cheerlife3smallSocial Engagement and Friendships– It is important that your cheerleader has normal social experiences outside the gym, and yes even with peers who don’t know what a back handspring is. Trips to the mall, sleepovers, and the like- it’s all part of growing up and the childhood experience. They should be able to attend the ‘typical events’ kids look forward to, such as Prom, Homecoming, Quinceanera, etc. If you want to stand out at a quinceanera, check out Peaches Boutique designer quinceanera gowns collection. If there is a competition on the same weekend, scout around and find one on a different weekend at a friend’s school and see if they can attend that one instead.

Academics– Education always comes first. Functions that are for a grade should never be missed. Homework should be done on a set schedule to where it does not interfere with practice, but so that it does get done and done with solid effort. If your child attends public school, don’t pull them out and home school for cheerleading. Home school because it is best for their education, but not for cheerleading.

Other Children– If you have other children, make sure that their sports and activities do not take a back seat to cheerleading. Their sports and activities should be equally important. If it is more than you can juggle with conflicting schedules, then arrange a carpool or enlist a family member to help. Putting one child’s sport over another sends the wrong message. Make competitions and games a family occasion whenever possible, and support each other.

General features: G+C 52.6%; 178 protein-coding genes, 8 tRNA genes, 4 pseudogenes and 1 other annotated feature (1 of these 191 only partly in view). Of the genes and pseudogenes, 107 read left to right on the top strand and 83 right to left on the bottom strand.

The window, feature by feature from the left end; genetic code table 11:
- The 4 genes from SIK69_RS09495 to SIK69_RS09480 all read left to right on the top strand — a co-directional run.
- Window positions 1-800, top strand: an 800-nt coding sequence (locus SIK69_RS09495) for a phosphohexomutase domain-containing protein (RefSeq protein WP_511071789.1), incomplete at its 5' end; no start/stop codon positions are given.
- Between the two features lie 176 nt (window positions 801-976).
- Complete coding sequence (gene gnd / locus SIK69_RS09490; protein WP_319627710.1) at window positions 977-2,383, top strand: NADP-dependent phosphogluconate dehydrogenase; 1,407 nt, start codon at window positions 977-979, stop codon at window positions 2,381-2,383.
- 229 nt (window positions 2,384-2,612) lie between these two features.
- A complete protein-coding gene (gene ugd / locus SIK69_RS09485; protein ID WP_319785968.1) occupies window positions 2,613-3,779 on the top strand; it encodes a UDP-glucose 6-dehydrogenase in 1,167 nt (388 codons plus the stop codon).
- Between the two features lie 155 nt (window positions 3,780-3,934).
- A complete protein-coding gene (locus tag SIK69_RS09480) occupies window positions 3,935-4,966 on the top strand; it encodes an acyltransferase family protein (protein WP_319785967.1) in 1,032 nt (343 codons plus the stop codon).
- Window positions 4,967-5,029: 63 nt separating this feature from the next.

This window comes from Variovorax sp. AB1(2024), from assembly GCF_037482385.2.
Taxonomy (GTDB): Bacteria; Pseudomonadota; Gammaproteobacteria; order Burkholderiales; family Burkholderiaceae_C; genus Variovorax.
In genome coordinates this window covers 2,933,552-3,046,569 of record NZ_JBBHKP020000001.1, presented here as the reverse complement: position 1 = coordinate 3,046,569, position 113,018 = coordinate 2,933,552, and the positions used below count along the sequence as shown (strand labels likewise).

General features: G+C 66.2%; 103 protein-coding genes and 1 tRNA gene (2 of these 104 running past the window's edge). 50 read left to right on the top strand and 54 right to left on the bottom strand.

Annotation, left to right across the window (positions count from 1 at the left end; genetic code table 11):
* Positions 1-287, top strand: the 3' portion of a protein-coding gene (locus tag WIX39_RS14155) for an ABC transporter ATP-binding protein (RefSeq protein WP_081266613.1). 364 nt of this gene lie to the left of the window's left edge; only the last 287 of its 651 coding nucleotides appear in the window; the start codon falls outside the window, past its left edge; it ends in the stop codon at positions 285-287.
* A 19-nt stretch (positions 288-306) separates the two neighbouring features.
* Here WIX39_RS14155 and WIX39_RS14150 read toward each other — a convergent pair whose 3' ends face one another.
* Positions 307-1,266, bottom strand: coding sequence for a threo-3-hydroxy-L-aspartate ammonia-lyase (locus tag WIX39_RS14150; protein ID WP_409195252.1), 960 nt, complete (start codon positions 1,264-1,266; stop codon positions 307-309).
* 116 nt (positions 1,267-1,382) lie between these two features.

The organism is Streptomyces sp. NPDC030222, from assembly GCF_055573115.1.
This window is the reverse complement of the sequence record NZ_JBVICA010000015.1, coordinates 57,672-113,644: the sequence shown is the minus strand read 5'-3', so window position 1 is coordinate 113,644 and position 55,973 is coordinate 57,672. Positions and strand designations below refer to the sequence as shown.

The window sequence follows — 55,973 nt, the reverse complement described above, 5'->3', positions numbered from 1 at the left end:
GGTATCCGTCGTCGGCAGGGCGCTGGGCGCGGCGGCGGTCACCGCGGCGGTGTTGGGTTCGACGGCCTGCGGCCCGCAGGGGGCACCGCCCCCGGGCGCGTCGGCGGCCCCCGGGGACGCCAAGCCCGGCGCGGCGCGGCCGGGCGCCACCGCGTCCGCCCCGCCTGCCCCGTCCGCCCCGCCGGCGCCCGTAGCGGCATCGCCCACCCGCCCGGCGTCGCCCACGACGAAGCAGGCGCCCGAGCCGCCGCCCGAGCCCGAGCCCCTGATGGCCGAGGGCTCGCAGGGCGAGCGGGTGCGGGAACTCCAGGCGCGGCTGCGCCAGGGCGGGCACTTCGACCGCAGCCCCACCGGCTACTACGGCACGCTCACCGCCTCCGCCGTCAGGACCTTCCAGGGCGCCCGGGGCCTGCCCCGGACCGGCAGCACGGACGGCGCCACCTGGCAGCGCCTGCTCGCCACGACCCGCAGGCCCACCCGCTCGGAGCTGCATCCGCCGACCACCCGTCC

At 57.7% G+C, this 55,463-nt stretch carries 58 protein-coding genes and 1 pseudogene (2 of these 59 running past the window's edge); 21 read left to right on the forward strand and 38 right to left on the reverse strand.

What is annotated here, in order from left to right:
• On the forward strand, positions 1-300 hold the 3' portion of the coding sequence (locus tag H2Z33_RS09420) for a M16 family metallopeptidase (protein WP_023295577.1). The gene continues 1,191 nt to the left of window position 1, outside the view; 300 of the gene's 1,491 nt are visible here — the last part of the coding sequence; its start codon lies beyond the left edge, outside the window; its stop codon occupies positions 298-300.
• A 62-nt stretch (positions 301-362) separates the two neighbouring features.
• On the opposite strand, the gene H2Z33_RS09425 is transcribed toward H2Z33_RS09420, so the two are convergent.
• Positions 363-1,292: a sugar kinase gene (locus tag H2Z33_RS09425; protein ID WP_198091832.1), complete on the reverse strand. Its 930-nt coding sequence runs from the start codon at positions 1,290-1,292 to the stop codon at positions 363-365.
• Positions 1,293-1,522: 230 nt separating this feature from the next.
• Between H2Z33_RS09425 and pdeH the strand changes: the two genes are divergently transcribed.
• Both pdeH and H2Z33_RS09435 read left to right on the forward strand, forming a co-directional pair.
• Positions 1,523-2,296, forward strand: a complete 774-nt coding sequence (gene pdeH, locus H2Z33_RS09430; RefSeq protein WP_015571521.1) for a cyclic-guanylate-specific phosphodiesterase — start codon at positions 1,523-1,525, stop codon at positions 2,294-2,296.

cheerlife2smallHealth and Well-Being– Your child’s health and well-being should always be of top priority. If your child gets injured, then you obey the physician’s orders. Do not go against the medical advice for the sake of throwing a tumbling pass at a competition or getting Suzy’s stunt up with the rest. This could lead to an even bigger injury and/or long term damage. Teach your child to take care of their body. They will need it for many many years long after cheerleading is over.

Hobbies, Interests, Sports– Your child should have other interests outside of cheerleading. It doesn’t have to be another ‘full time’ sport. It can be something fun and engaging such as a photography class, jewelry making, scrapbooking, or playing an instrument. They should be well-rounded and take the time to enjoy other interests and hobbies.

Cheerleading can be an integral part of a child’s life. Just be sure to make room for all the other important aspects of life, and make them a priority as well, and you will be well on your way to raising a happy healthy cheerleader.

Co-founder Heart of Cheer

Co-founder Heart of Cheer star cheerleading,cheer parents,cheerleaders,cheerleading,life balance
I know what you are thinking reading that title- Cheerleading IS life- right? Ok ok, I get it. Believe me, I’m quite cheer obsessed myself. Over the years though, I have learned that cheerleading can be a very important and very special part of your child’s life, but it...